The Southwestern Historical Quarterly, Volume 63, July 1959 - April, 1960 Page: 488
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Southwestern Historical Quarterly
... a majority of Border Mexicans ... unlike other American minori-
ties ... directed their energies not toward being accepted into the
majority but toward maintaining their own individual rights as mem-
bers of an aloof enclave struggling to keep its own identity ... [and
developing, out of past conflicts] the Border heroic corrido [or ballad].
With the admirable purpose of promoting a better understand-
ing of this phenomenon, the text is divided into two parts. The
first contains an account of the life, the fact and the legend, of one
Gregorio Cortez Lira (1875-1916), who is better known as Cortez.
The second part concerns the story of the ballad El Corrido de
Gregorio Cortez, which carefree guitarreros developed out of an
exciting episode in his life. Logically, only a modest portion of
Part I, i.e., Chapter III, "The Man," purports to deal with the
factual history of this episode which began with a misunderstand-
ing between Cortez and Sheriff W. T. Morris of Karnes County
and which erupted into two western-type gun fights, four homi-
cides, an extended manhunt, a sea-saw court siege, and a dra-
matic lynch-mob scene.
In tackling such an involved and controversial topic, a seasoned
scholar would have proceeded not only objectively but would have
employed the utmost in soundness of purpose and exactness of
technique. Even for a folklorist this would seem to be advantage-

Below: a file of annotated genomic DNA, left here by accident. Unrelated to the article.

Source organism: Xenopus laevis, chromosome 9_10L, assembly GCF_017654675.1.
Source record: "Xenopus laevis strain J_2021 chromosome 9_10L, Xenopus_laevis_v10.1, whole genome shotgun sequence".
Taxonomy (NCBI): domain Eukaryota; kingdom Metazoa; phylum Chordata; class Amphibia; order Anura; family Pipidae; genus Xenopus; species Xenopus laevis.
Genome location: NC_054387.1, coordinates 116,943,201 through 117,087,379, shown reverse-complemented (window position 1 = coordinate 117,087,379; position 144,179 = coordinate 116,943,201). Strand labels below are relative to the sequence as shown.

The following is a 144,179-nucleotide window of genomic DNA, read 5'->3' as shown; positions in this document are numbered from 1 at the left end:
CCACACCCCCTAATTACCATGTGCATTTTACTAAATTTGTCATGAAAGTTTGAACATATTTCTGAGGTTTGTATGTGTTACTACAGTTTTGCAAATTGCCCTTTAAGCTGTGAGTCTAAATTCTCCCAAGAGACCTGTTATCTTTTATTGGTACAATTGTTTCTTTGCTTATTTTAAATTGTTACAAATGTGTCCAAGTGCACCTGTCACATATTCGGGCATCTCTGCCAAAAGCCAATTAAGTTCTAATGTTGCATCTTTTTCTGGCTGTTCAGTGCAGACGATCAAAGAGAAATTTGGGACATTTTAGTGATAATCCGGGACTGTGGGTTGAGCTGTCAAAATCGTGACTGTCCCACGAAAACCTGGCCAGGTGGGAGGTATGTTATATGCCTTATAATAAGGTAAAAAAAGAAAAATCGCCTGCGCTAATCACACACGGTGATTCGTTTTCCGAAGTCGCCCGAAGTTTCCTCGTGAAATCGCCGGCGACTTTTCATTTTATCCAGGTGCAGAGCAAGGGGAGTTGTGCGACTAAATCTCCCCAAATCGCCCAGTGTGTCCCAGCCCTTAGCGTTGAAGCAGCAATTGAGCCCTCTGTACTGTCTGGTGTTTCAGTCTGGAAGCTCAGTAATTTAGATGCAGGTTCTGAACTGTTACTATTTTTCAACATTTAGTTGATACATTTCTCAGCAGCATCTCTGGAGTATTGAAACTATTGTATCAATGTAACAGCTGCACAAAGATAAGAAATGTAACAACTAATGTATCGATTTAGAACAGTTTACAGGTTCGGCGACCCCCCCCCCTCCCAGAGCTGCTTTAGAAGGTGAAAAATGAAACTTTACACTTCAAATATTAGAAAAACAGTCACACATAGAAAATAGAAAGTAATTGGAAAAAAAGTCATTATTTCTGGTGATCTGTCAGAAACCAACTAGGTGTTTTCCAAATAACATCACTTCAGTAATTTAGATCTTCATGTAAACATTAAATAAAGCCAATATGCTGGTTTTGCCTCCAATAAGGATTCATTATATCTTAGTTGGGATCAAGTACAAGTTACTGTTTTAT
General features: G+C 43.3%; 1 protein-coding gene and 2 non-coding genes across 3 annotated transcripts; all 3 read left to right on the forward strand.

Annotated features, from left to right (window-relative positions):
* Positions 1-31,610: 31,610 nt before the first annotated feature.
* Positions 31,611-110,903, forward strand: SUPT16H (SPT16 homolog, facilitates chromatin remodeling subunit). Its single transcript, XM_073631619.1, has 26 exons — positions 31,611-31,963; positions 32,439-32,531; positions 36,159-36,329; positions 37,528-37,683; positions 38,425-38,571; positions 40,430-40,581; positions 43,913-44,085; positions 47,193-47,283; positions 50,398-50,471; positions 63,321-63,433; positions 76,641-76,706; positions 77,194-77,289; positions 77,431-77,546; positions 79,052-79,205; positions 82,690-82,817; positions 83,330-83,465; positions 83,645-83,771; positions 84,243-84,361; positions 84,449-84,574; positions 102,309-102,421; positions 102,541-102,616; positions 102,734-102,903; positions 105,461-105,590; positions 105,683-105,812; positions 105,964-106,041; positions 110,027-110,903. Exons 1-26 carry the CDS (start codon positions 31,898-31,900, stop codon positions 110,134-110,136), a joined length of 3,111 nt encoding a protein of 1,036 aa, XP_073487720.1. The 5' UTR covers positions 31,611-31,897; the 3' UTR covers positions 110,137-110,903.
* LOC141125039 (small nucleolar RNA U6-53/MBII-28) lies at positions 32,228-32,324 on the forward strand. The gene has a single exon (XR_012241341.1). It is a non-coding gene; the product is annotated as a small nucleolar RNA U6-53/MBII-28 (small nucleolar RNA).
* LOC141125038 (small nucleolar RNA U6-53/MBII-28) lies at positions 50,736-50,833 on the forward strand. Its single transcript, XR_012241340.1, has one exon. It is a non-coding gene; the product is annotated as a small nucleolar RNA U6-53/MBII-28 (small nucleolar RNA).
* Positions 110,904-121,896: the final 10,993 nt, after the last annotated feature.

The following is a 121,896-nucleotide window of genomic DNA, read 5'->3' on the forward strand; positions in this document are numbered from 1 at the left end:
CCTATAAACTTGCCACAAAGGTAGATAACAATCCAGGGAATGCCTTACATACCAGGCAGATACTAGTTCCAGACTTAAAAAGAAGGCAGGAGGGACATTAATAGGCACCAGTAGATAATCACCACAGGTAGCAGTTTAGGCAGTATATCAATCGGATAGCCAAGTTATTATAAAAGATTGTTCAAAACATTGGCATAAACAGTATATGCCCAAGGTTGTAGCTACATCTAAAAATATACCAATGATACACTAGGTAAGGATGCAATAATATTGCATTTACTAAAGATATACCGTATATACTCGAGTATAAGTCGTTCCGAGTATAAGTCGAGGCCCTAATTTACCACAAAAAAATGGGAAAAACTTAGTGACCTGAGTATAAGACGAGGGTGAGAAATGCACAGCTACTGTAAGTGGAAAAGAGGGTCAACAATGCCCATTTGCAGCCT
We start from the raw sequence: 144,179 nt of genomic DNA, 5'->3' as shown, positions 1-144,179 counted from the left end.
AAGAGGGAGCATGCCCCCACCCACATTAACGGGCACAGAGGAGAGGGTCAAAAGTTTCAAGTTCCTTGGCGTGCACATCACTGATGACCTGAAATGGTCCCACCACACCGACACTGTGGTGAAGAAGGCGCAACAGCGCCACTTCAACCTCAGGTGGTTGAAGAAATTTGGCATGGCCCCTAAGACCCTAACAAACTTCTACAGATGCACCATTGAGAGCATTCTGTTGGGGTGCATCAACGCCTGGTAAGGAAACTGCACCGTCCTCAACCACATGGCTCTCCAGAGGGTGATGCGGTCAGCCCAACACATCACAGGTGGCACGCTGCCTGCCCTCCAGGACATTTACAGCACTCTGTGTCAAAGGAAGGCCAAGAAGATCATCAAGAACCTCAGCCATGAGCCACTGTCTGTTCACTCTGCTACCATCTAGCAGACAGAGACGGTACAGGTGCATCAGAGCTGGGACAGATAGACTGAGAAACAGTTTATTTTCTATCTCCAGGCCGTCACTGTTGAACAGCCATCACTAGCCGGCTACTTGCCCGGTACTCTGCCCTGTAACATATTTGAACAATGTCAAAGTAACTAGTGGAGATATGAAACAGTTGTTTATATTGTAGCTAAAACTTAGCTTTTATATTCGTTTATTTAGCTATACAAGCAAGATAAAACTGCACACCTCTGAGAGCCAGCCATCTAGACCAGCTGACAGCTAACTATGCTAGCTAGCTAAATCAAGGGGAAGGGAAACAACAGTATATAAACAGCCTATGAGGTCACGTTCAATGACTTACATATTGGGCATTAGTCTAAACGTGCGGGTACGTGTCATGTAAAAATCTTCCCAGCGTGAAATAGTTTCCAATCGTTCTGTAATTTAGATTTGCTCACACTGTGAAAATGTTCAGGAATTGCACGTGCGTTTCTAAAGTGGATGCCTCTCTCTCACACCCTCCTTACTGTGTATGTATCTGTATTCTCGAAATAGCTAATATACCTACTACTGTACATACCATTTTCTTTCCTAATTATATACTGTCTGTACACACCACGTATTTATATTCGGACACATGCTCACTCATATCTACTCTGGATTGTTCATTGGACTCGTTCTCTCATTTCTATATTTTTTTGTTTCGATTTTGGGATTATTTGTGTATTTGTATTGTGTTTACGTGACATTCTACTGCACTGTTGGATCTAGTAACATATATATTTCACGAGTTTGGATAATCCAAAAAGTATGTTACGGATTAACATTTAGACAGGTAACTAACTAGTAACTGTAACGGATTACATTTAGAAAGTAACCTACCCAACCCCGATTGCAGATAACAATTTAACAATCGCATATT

ous in view of the avowed "fact-folklore-ballad" thesis. But such
is not the case here. While it is true that vigorous scholarship
and vigilant editorship could have saved this book, nay, made it
an epic, historians-without searching for peccadillos-will rec-
ognize readily that inadequate research, a paucity of sources, and
the glib presentation result in naught but a confusion of errors
of both fact and impression. It is one thing-and an understand-
able thing-to take guitar in hand and lustily, joyfully, and in-
geniously transform the "big rock candy mountain" into a hill
of tamales or the "soda water fountain" into an everlasting flow
of chili con came; it is even romantically feasible to envision wily
old Cortez, con su pistola en la mano, riding the little brown mare
to perpetual glories via the corrido; but it is still another thing-
and one of dire consequence-to attempt to pass off imaginative
subjectivities as absolute truth. Work of this sort is the hallmark
of the person who is careless.
Here’s what’s next.
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Texas State Historical Association. The Southwestern Historical Quarterly, Volume 63, July 1959 - April, 1960, periodical, 1960; Austin, Texas. (texashistory.unt.edu/ark:/67531/metapth101186/m1/596/: accessed April 25, 2017), University of North Texas Libraries, The Portal to Texas History, texashistory.unt.edu; crediting Texas State Historical Association.